"Garren's poems evidence profound sensitivity to a world that many don't see, or from which they avert their eyes, and at her best, she offers powerful empathy and an arresting rendering of humanity's relation to nature." — Boston Review
The Piercing celebrates the here and now while endorsing a deep faith in the necessity of the imagination. In response to life in a literal world, Christine Garren's lyric poems ignite belief in exhilaration. Ordinary settings—a park, a pond, a littered vacant lot, an attic room—through Garren's eyes reveal something extraordinary. For example, in "February Snow," the poet surveys a winter scene through the windows of various rooms and reflects how "Sometimes it is beautiful, in some of the minutes / then ordinary again— / . . . that feeling / of air in the midst of burial." In "The Well," she writes of reaching an impasse in a relationship: "The exhilarating life is finished. We must accept it / this late afternoon and move / back into the rational world." Spare, quiet, visual distillations of the physical and emotional dimensions of the moment define The Piercing with a driving energy at once delicate and fierce.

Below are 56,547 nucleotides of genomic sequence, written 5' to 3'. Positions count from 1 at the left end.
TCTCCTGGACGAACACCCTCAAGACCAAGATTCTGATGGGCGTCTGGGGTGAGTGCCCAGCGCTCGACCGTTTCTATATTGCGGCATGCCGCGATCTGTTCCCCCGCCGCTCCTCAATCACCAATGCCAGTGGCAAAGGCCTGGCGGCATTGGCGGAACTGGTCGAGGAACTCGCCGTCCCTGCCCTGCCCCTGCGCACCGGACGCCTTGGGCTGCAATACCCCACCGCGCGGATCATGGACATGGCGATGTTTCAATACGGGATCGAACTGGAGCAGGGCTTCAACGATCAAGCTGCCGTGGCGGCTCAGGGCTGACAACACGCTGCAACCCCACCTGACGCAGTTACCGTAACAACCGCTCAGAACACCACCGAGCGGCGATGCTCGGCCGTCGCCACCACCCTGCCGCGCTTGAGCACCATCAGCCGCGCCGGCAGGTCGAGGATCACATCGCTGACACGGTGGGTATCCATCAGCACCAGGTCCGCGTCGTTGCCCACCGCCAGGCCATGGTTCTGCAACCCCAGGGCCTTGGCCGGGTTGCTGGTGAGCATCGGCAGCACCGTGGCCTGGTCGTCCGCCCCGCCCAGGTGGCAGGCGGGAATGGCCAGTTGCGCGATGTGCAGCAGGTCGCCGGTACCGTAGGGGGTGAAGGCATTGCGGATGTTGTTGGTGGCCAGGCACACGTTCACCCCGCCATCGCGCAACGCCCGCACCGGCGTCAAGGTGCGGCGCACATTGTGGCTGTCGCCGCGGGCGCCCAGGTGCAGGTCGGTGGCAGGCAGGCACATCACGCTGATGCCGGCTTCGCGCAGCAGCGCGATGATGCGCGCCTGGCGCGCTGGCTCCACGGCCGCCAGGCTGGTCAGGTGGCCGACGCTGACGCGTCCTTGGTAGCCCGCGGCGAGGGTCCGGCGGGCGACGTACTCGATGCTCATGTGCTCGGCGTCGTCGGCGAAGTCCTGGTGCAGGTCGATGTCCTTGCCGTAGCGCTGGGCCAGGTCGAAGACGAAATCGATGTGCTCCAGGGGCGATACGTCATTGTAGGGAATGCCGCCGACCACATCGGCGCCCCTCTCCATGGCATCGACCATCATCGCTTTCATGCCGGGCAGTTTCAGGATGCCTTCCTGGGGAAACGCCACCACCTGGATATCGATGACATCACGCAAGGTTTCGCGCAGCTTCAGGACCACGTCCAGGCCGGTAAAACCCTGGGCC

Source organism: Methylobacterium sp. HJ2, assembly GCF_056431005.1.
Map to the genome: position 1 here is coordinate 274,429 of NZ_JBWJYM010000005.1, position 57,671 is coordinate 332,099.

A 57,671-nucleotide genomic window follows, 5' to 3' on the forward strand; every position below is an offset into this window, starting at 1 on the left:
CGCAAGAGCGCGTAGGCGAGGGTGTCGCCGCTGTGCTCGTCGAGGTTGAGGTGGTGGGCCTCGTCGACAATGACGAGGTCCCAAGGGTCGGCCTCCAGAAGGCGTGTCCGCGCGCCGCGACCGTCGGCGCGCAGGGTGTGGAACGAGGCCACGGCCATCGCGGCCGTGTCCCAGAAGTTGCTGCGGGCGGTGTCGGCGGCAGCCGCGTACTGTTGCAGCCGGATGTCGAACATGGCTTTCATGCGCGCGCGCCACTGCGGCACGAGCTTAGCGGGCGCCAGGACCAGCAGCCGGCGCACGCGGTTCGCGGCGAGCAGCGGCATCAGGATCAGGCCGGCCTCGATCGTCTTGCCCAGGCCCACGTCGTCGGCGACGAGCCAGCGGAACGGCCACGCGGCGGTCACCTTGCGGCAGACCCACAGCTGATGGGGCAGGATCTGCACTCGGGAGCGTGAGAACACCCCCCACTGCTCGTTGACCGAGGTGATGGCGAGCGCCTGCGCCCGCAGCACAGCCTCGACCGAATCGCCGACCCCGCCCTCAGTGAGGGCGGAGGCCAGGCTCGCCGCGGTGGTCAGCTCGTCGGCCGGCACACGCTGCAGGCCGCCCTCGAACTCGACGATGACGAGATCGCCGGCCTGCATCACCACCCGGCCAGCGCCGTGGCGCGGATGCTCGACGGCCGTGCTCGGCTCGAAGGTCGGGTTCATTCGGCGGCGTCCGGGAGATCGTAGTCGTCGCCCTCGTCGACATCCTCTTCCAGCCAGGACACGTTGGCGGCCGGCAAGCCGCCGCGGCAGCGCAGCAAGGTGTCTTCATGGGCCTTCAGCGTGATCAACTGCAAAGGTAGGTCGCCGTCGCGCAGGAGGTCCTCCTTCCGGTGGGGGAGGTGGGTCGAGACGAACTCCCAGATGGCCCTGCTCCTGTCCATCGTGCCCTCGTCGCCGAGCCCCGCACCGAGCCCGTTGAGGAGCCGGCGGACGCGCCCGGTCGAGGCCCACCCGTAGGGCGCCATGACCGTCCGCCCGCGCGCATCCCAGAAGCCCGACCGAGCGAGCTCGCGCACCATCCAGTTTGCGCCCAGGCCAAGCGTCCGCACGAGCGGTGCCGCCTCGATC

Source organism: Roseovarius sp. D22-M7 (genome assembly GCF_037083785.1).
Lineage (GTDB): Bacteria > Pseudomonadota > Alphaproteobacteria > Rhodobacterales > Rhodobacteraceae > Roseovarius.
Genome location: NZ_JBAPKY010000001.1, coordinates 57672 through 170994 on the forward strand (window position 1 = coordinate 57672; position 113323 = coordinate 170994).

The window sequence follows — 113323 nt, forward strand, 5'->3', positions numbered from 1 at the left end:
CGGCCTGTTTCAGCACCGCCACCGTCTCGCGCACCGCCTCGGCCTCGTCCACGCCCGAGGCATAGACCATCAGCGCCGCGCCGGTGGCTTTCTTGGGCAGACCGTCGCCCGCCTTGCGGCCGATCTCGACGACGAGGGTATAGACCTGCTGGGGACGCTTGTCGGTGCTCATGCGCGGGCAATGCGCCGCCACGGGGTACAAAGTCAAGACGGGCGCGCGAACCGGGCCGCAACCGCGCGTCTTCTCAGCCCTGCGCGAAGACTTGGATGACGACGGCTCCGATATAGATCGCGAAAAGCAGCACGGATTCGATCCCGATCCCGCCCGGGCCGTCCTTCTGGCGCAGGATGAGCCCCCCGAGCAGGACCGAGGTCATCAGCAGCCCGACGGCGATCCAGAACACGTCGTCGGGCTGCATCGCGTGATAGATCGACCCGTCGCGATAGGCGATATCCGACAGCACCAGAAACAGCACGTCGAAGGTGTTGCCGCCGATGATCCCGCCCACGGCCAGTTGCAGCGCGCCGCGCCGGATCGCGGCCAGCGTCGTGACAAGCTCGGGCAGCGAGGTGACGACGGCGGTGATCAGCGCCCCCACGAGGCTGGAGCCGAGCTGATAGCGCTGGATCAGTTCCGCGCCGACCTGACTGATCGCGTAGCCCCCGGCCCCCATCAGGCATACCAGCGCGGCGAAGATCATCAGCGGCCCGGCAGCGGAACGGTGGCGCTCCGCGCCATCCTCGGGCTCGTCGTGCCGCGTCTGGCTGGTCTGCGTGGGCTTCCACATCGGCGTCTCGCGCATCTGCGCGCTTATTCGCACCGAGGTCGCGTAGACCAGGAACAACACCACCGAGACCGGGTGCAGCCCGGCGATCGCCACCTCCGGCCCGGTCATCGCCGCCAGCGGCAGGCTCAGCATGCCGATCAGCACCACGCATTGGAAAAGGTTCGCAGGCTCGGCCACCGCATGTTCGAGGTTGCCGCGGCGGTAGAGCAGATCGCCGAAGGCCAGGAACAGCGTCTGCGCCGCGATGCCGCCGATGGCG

Small piercing as if in the earlobe
your leaving caused. Air is filling it now, time fills it,
the view through these windows fills the tiny hole.
The people on the street, the manic father,
the other father carrying his child in pink—this
millimeter's width opening is for a decade to fit through.
Look, there you go. There I go—there our landscape goes as if
through a fantastical roof's hole, the shingle pulled off, the nail off—
our death is
flying over the city.
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